China’s president trying to control religion

China’s President Xi Jinping says he wants to make the country’s many religions more Chinese-oriented by instilling socialist core values.

Speaking at the country’s five-yearly Communist Party conference, Xi said religion poses threats to national security. He told the conference that separatism promoted under the guise of religion would not be tolerated.

Although China officially recognizes Buddhism, Taoism, Islam, Protestantism and Catholicism, it is strongly against Muslim and Buddhist groups suspected of separatism.

It is also against Falun Gong, a meditation-focused spiritual group that was banned in 1999. Falun Gong supporters suffer state persecution.

Critics say Xi’s comments were directed toward Tibetan Buddhists, many of whom have advocated for independence from China.

The critics also say the speech is part Xi’s push to suppress religion or drive it underground. Churches have been forming in private homes in the mainly atheist country.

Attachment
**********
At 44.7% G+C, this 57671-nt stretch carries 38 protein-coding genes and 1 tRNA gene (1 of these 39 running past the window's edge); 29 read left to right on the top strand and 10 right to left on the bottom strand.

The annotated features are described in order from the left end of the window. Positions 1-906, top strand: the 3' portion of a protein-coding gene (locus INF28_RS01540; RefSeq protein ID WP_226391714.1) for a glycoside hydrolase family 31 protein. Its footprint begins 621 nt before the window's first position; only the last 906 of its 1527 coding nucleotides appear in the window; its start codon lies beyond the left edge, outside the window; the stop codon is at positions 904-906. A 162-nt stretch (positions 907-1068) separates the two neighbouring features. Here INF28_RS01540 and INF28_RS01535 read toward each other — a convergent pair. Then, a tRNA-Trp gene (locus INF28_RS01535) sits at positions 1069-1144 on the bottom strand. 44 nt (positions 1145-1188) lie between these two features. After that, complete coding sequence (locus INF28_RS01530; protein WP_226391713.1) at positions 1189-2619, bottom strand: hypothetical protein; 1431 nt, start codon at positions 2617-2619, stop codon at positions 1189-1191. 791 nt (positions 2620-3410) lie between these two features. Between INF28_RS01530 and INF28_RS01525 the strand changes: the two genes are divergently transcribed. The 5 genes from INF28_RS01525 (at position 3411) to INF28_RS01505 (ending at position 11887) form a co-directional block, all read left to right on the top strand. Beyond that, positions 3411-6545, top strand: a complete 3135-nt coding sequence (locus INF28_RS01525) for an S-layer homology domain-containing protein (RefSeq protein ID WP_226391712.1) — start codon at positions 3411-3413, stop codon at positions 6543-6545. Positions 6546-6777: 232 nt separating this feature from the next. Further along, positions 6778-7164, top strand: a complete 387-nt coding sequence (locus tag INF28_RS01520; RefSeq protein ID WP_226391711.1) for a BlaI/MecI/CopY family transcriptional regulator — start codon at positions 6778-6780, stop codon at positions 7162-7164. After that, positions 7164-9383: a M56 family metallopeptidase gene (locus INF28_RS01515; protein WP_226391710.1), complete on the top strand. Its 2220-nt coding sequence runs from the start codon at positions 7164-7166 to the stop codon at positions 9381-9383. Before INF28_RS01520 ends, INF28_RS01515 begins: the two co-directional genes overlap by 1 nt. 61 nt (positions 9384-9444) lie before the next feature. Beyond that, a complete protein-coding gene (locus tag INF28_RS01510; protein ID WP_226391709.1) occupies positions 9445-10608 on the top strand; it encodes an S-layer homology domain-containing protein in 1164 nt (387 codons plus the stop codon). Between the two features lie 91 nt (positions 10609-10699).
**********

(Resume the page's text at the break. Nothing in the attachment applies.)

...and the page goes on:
This specifically affects the country’s 12 million Catholics.

Despite nominally supporting Catholicism, China refuses to recognise Pope Francis’s role or authority. Nor does the government recognise many of the country’s Vatican-appointed church leaders.

Instead, the government has established the Chinese Catholic Patriotic Association (PA). The PA is “a sort of alternative ecclesiastical hierarchy officially recognized by the Chinese authorities”.

Pope Emeritus Benedict XVI has called the PA “incompatible with Catholic doctrine” since it recognises both legitimately and illegitimately appointed bishops.

The Vatican and the Chinese government are having talks about recognising and appointing bishops.

The current proposal would allow the government to select possible episcopal candidates and send the names to the Pope for approval or denial.


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News category: World.

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